03 April 2018


David A. Kaiser PhD
Rochester Institute of Technology , Rochester, New York
Published online: 08 Sep 2008.


To cite this article: David A. Kaiser PhD (2005) School Shootings, High School Size, and Neurobiological Considerations, Journal of Neurotherapy: Investigations in Neuromodulation, Neurofeedback and Applied Neuroscience, 9:3, 101-115
To link to this article: http://dx.doi.org/10.1300/J184v09n03_07

SUMMARY. In the last decade 17 multiple-injury student school shootings have occurred in the United States, 13 at high schools and 4 at middle schools. Research suggests that high schools function best academically as well as socially at enrollments around 600 (150 students per grade), the natural group size of humans. Eleven of 13 high school shootings occurred in schools with enrollments over 600 students, and many with over 1,000 students. Violent and antisocial behavior is associated with deficits in social information processing, which is necessarily exacerbated by complex social environments. School shootings may be in part a response to the unprecedented social complexity of large schools. Median public high school enrollment now stands at 1,200 in suburbs and 1,600 in cities despite the fact that smaller schools are superior to large schools on nearly all academic and social measures of success including graduation rate, student satisfaction, conduct infractions, athletic participation, absenteeism, and dropout rate. Educational institutions should adapt to the neurobiological limitations of children instead of forcing children to adapt to the unnatural requirements of such institutions.

Reducing school size to within children’s neurobiological capabilities is a universal prevention, a proactive method of reducing violence and improving intellectual, emotional, and social development.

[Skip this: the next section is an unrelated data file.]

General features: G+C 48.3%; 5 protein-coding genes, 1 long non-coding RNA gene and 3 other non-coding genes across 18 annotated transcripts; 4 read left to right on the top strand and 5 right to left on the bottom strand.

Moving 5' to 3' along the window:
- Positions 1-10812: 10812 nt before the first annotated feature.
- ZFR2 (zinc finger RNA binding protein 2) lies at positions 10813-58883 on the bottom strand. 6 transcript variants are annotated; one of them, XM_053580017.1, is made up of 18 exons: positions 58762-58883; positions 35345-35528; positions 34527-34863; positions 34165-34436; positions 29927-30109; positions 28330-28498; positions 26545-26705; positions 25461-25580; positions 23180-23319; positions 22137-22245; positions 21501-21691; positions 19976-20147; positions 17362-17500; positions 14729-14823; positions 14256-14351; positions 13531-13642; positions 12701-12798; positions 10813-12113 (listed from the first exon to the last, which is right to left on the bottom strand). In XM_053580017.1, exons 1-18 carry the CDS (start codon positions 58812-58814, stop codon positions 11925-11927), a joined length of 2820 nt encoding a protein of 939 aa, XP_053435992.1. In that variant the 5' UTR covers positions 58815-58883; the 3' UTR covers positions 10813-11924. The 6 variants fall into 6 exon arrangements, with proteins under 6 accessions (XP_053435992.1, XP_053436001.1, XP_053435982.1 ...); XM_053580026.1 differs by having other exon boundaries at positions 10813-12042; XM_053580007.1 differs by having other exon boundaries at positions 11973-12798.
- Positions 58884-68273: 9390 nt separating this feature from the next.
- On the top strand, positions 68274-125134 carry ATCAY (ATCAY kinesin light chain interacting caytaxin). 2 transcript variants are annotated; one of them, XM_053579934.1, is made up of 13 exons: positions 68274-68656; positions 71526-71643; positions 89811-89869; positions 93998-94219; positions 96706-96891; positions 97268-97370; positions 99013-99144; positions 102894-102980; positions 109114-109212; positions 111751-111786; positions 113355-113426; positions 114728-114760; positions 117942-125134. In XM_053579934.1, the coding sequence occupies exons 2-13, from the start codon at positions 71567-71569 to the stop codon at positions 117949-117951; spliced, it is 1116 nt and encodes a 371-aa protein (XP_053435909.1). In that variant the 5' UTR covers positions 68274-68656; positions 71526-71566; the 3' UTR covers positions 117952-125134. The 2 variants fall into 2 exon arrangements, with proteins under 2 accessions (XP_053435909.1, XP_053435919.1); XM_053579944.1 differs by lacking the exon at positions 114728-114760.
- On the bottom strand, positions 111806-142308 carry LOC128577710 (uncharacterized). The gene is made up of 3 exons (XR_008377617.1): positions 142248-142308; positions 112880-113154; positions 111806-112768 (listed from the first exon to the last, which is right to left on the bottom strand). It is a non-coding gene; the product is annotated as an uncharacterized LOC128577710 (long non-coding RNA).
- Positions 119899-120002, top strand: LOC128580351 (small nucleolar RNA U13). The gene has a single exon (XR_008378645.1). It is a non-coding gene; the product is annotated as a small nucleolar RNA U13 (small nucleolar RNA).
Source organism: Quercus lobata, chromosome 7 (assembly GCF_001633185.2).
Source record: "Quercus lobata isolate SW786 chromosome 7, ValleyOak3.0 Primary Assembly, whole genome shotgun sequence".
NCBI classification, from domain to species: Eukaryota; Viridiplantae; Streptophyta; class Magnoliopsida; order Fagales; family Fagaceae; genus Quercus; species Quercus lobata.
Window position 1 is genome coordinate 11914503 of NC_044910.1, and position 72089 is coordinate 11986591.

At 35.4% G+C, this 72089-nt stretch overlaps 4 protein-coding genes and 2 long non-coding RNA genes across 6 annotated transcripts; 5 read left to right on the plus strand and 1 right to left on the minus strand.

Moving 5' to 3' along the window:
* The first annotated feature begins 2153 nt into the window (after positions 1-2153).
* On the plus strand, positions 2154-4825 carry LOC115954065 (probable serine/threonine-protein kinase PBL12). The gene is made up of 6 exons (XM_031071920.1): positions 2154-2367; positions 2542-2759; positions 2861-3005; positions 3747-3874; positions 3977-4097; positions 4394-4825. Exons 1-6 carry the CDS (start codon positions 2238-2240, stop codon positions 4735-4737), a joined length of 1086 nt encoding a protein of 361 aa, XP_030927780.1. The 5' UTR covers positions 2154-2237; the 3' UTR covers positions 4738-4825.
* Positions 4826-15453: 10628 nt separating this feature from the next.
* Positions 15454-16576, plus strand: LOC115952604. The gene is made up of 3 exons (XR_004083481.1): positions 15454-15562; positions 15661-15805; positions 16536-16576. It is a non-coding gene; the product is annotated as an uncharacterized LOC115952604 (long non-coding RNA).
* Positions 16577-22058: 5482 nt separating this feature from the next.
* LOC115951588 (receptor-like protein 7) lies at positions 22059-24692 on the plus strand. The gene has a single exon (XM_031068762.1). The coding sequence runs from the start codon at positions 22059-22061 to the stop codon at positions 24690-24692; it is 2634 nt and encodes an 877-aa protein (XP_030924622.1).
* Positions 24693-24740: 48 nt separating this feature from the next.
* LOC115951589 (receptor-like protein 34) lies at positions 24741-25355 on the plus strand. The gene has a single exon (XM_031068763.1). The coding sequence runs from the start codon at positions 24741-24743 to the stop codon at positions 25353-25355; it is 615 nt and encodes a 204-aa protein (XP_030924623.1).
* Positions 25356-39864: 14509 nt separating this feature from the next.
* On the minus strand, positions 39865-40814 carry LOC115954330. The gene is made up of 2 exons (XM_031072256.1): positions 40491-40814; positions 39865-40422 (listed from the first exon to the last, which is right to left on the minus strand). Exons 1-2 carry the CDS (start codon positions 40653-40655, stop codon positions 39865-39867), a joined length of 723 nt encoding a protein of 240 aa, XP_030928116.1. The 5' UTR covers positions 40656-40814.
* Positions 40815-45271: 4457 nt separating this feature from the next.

When groups are small enough for members to know one another, they are more apt and able to police themselves.

When natural group sizes are exceeded, formal institutions of behavioral control are necessary, which can be both expensive and ineffective.

Some communities have experimented with a schools-within-a-school approach, dividing large student bodies into smaller operational units with dedicated academic and administrative personnel. BUT common areas (gym, cafeteria, entrance) often remain shared by the entire student body, undermining group cohesion, and

students in physically large schools rarely possess the freedoms and responsibilities of students in smaller schools, regardless of administrative strategy.

We need to build smaller schools, more schools, and roll back the consolidation of the past half century.
(spacing and capitalization added)

My comment: 
The sad thing is that, despite being published 10 years ago, and much additional supporting research prior to that, nobody in authority has done anything with it except call for more gun control - which would have had no effect on any of the school shootings that have happened so far!

Why? Why have they done nothing to improve the situation with anything that has been shown to absolutely reduce violence? Where is the outcry, protests, etc., for this??

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